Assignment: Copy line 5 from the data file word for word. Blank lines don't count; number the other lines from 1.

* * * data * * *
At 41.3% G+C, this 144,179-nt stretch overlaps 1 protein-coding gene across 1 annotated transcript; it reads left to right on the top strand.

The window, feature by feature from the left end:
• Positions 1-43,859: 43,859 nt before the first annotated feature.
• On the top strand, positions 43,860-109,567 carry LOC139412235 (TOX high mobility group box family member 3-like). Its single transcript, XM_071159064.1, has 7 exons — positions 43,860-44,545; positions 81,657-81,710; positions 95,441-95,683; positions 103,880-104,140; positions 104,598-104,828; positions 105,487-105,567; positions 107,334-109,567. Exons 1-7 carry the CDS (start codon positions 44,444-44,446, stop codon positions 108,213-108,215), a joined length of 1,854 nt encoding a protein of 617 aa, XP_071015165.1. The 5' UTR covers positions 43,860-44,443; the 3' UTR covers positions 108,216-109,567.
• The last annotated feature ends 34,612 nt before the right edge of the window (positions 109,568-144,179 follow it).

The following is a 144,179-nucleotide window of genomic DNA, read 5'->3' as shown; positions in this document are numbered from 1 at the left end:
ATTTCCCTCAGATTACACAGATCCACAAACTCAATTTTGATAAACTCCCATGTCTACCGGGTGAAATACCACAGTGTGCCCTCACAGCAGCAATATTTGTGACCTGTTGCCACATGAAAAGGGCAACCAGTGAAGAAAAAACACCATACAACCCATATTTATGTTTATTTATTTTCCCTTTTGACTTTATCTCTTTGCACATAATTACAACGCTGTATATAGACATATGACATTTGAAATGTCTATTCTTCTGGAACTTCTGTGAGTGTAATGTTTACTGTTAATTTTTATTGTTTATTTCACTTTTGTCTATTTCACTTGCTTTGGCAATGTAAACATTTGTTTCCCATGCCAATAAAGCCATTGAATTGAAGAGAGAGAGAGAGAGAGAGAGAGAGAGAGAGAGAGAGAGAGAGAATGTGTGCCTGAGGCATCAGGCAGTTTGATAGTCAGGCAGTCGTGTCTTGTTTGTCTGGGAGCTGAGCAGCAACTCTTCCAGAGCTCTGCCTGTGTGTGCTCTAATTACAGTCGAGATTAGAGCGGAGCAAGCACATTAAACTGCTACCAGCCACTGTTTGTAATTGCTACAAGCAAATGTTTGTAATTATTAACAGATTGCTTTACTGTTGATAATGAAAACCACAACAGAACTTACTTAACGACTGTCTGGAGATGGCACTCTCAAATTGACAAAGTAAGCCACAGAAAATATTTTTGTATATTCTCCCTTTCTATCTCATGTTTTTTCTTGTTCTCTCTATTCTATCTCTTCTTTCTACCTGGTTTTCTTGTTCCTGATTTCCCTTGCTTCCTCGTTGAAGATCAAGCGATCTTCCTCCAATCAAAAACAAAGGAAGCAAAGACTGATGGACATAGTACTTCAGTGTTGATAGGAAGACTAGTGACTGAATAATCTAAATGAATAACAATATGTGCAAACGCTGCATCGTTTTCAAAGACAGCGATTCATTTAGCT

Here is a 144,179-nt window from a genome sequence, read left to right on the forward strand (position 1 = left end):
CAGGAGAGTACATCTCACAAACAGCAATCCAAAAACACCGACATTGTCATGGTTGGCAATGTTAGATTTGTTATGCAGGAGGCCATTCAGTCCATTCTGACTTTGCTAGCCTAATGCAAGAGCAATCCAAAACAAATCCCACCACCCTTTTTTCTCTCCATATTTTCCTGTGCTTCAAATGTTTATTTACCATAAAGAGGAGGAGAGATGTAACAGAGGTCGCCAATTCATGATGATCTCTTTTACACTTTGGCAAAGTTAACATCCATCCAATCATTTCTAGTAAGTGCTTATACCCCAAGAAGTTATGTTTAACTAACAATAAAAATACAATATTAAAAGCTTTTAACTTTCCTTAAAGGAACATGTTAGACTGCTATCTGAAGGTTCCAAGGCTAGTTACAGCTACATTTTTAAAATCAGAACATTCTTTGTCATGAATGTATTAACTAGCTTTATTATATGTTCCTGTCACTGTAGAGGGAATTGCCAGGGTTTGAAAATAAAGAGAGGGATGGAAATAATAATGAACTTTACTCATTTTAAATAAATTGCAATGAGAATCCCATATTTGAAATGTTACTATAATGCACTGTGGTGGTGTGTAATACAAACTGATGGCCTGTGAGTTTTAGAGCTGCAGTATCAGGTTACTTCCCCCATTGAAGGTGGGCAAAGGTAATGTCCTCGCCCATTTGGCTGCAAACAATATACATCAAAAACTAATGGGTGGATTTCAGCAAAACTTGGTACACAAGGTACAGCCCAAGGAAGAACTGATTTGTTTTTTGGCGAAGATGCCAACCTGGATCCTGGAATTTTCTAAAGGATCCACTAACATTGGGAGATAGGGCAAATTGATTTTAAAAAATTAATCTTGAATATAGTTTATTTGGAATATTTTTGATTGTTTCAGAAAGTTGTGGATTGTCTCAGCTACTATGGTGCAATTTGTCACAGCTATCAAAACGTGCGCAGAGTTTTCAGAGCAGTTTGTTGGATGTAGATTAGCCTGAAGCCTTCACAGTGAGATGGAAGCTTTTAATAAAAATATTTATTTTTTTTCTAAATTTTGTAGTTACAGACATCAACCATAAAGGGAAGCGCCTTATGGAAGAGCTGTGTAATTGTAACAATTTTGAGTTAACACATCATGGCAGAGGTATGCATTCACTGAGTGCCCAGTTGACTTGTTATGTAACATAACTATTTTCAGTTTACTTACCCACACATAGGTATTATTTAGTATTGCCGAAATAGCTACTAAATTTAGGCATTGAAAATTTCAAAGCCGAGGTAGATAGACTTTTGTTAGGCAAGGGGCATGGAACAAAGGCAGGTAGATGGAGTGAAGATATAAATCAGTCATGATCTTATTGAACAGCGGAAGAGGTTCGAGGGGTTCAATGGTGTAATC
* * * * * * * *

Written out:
• The last annotated feature ends 34,612 nt before the right edge of the window (positions 109,568-144,179 follow it).